A significant portion our residents do not have the digital access and tools they need at home to thrive in the modern world.
Affordability of internet service
Municipal fiber policy
Specific Questions for Discussion
What opportunities with public and private organizations are available to promote digital inclusion? What would they look like and how could they help?
How can we help make internet access more affordable for residents?
What kind of policies should we consider in our municipal fiber build?
Louisville Metro believes that modern telecommunications infrastructure is an essential component of a 21st century city. Since Mayor Fischer took office in 2011, his administration has made building out digital infrastructure a priority. Due to this focus, Louisville was the first city in the country to pass a one-touch make ready ordinance that allows for private companies to deploy new telecommunications infrastructure faster and with fewer administrative burdens. We have also worked with providers to improve our right-of-way permitting procedures and allowed them innovative deployment methods, such as micro-trenching to help speed up their network deployment. By lowering the regulatory and administrative burdens on companies, we believe it will encourage new Internet Service Provider entrants to our market and will make it easier to live, work, and play in Louisville, and will improve our overall economic competitiveness.
But, we know that not everyone is benefiting from our efforts. Today, participation in society relies on our ability to access and use the internet effectively. Nine out of ten jobs require digital skills, and even most entry-level jobs require an online application. As more and more of modern life moves online, the gap between the digital haves and have-nots will only continue to widen. And, in Louisville, we know there is a problem. Based on 2016 American Community Survey data, 29% of Louisville households do not have a wired internet connection and another 19% do not have a computer or desktop at home. These residents are missing out on job and educational opportunities, and may even have trouble accessing some government services. In order for Louisville to tap all of our region’s unrecognized potential, we need to have a comprehensive response these digital inequity.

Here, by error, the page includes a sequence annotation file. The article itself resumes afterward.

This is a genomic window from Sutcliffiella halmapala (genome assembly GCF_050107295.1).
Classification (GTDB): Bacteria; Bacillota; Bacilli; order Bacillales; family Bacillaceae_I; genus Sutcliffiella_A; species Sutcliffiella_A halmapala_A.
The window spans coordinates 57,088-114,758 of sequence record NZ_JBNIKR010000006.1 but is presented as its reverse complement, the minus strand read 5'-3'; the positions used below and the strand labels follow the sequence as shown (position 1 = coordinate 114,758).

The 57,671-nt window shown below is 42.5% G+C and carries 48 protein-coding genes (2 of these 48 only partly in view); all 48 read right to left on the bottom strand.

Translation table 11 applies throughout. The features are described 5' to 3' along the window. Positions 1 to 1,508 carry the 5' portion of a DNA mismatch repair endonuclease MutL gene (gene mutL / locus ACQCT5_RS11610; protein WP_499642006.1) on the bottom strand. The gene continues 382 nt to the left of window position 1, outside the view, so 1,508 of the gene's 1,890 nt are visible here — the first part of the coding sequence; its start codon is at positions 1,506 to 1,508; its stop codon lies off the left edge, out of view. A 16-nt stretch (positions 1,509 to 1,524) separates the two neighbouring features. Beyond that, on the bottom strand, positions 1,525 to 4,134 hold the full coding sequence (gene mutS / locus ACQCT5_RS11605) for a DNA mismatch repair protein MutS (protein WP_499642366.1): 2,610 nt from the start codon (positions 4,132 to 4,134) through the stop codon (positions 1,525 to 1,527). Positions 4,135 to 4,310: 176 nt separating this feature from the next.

We released our digital inclusion plan in May 2017 during National Digital Inclusion Week and have started to make progress on our goals of getting more people connected to the internet at home, get more computers into people's homes, and get our community trained in the digital skills of the 21st century. To date, we have enrolled over 450 families in low cost internet plans and distributed over 400 computers to families in need who previously had no internet connection or computer at home.
Additionally, Louisville is taking steps to build out our own municipal fiber network to encourage more homes getting connected with fiber optic cable, the new industry standard. Last year, we established a partnership with Kentucky Wired to deploy 115 miles of new fiber in our city, including a $2.2 million investment in West Louisville, by the end of 2019. This partnership is allowing us to deploy this middle mile fiber all over Jefferson County at a substantial cost savings. This fiber network will provide connectivity to government owned buildings and in the field assets such as traffic signals. We also plan to use our fiber to connect with smart city technologies. Any excess capacity on our municipal fiber network will be made available as an open access network to final mile providers connect more homes in our community with ultra-high-speed internet.
We have worked hard to improve our digital infrastructure because we believe it is an essential part of making Louisville a better place to live, a better place to work, and a better place to play, but we also know that more needs to be done to connect with our most disadvantaged residents.